Yesterday, on Thanksgiving, I met a man of my generation who had come to faith in Jesus in the 1970’s during the “Jesus People” spiritual movement that swept America at that time. As he told me his story about conversion, about finding purpose in Christ, about starting Bible Studies just 2 weeks after cracking open the Bible for the first time, my heart welled up with emotion and I could not help murmur a prayer – “Lord, do it again!” So many came to faith in that time. So many churches were built. There were so many ministries established. The doctrine of the “Second Coming” of the Lord was a major theme.
Christians today probably find it hard to even imagine just how intensely we (yes, I was part of that revival) expected the imminent Return of the Lord. As happens, the doctrine became unbalanced and what I call “Rapture” fever took over, skewing a wonderful doctrine of hope into a message of fear and judgment. Some of you will remember those terribly made movies that were shown in every evangelical church’s Sunday night meetings; “Thief in the Night” and “Distant Thunder” They scared the sin out of Christians for at least a week every time we saw one of them!
We didn’t want to be “left behind” to face the horrors of the Tribulation era and the rule of the Anti-Christ. Prophecy preachers saw signs of the Return of Christ in every newspaper article and painted fantastic pictures of a world in flames which awaited anyone not ‘ready for the coming of the Lord!‘ At least for me what the Bible terms the “Blessed Hope” became anything but blessed or hopeful!
With a better grasp of the Bible’s prophecy texts and the grace of God, I still anticipate the coming of the Lord, but in a much more hopeful way. I love the message of Advent with the familiar themes of hope, peace, joy, and love, the annual reminder that the One who came to us as a Baby in a manger will return to us as the King of Kings. Advent reminds us that the story is not finished just yet, not for us individually nor for the Church.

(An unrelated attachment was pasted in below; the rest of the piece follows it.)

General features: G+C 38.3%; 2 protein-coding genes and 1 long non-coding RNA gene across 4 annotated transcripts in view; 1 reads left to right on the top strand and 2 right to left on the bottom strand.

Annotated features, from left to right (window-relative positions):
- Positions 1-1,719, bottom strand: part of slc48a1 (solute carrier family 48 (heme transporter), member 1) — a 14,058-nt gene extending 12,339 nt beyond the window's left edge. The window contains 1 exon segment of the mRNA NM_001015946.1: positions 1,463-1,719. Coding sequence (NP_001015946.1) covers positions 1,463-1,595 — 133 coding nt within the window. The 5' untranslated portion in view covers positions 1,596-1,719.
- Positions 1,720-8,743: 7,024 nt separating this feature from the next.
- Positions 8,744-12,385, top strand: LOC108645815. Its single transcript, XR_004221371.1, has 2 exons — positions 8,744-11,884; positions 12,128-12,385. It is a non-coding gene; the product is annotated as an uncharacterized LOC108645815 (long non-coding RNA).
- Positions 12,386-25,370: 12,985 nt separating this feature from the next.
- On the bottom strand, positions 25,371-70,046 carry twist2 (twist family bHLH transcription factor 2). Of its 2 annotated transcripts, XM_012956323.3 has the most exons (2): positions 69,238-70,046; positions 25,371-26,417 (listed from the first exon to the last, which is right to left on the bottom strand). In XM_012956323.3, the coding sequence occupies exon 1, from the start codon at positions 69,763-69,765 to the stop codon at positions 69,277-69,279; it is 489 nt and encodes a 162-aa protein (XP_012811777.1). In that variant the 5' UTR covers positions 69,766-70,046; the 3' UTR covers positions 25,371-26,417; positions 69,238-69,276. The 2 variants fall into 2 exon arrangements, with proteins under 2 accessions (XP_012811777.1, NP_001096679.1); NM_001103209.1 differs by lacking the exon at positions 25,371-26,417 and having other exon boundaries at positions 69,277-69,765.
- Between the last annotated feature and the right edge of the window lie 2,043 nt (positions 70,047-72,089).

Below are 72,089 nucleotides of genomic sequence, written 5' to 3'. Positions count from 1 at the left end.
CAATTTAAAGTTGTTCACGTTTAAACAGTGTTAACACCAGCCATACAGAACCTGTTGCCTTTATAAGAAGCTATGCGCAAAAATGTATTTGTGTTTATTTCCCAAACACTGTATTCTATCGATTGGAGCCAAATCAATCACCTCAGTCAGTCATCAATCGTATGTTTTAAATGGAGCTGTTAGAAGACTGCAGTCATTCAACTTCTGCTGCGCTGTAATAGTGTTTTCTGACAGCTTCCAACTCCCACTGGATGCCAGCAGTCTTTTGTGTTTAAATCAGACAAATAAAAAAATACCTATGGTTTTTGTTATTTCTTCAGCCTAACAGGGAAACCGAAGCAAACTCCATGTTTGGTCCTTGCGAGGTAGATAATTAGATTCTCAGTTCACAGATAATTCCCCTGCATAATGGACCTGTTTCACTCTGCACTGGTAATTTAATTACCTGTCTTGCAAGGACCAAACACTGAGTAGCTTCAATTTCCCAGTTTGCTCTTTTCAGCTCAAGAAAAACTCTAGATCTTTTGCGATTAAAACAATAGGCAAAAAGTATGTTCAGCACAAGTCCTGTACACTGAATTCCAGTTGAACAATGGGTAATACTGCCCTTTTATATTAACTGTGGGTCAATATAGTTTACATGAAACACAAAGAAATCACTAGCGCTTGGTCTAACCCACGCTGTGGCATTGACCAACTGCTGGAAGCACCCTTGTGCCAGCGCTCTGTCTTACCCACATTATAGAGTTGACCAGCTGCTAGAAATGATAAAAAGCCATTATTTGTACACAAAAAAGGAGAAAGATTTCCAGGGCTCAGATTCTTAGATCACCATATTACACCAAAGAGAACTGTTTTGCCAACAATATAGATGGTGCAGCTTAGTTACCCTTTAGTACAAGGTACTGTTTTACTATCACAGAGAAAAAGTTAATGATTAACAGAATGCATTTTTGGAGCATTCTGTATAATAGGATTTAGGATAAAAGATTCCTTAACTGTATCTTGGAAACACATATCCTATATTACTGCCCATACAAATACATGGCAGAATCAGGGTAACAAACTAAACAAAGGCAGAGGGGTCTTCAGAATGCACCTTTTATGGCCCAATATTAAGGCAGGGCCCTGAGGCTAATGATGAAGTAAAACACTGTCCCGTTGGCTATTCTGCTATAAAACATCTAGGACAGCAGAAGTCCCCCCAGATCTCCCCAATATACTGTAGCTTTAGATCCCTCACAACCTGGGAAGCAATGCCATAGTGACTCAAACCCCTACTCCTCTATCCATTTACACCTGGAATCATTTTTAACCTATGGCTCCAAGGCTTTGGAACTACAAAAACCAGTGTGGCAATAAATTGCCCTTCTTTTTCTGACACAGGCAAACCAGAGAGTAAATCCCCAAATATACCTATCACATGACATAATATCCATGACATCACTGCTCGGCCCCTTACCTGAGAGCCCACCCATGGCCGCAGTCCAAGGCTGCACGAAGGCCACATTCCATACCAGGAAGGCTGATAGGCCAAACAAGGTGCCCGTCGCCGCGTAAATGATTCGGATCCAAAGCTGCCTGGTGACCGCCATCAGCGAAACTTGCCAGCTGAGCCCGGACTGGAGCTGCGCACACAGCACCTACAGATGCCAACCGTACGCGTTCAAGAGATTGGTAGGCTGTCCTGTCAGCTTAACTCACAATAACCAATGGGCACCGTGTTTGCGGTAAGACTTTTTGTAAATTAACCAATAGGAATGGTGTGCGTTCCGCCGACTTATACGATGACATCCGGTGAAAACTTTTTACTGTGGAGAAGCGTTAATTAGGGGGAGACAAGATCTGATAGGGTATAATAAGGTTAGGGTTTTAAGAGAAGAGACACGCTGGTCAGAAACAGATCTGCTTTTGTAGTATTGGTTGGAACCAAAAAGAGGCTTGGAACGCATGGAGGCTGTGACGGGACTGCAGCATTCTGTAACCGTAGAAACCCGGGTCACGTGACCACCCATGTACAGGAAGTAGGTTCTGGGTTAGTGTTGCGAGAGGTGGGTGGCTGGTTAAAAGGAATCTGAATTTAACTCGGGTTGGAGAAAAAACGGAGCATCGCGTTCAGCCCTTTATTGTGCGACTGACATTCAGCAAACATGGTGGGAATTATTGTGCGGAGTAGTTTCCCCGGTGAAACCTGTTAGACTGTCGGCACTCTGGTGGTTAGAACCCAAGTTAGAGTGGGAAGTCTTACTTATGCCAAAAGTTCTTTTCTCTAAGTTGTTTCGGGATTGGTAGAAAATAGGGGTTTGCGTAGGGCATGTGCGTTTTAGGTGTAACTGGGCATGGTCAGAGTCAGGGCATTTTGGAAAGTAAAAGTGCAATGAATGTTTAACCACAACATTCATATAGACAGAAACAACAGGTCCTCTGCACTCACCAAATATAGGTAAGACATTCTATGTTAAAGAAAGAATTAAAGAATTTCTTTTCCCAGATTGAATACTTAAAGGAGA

This Sunday as we begin to celebrate Advent, how I pray that each of us will be renewed in true hope. I pray that God, the Spirit, will lift our eyes so that we will see, once again, that we are eternal creatures, meant for more than a few years of struggle on this earth, destined by His Plan to live in the fullness of His reign. When we sing the songs that tell us about God’s choice to step over the threshold of eternity and into time, humbling Himself to become a man, let’s rejoice. And, let’s remember, anew, Advent’s most wonderful message: the Blessed Hope that Christ will come again.
In your prayers and ponderings today think on these words from the Word.
“Look, he is coming with the clouds, and every eye will see him, even those who pierced him; and all the peoples of the earth will mourn because of him. So shall it be! Amen.” (Revelation 1:7, NIV)
“He will wipe every tear from their eyes. There will be no more death or mourning or crying or pain, for the old order of things has passed away.” He who was seated on the throne said, “I am making everything new!”
Then he said, “Write this down, for these words are trustworthy and true.” He said to me: “It is done. I am the Alpha and the Omega, the Beginning and the End. To him who is thirsty I will give to drink without cost from the spring of the water of life. He who overcomes will inherit all this, and I will be his God and he will be my son.” (Revelation 21:4-7, NIV)
The promised return of the King will change not only perspective but life itself!
This Advent worship the King!
Connect the Incarnation and the Revelation; the Baby and the King of Glory.
Advent will take on new meaning – not only of remembering a baby’s birth, but of hope of the King’s coronation.
Joy to the world, the Lord is come!
Let earth receive her King!
Let ev’ry heart prepare Him room,
and Heav’n and nature sing, and Heav’n and nature sing,
and Heav’n and Heav’n and nature sing!
Isaac Watts, public domain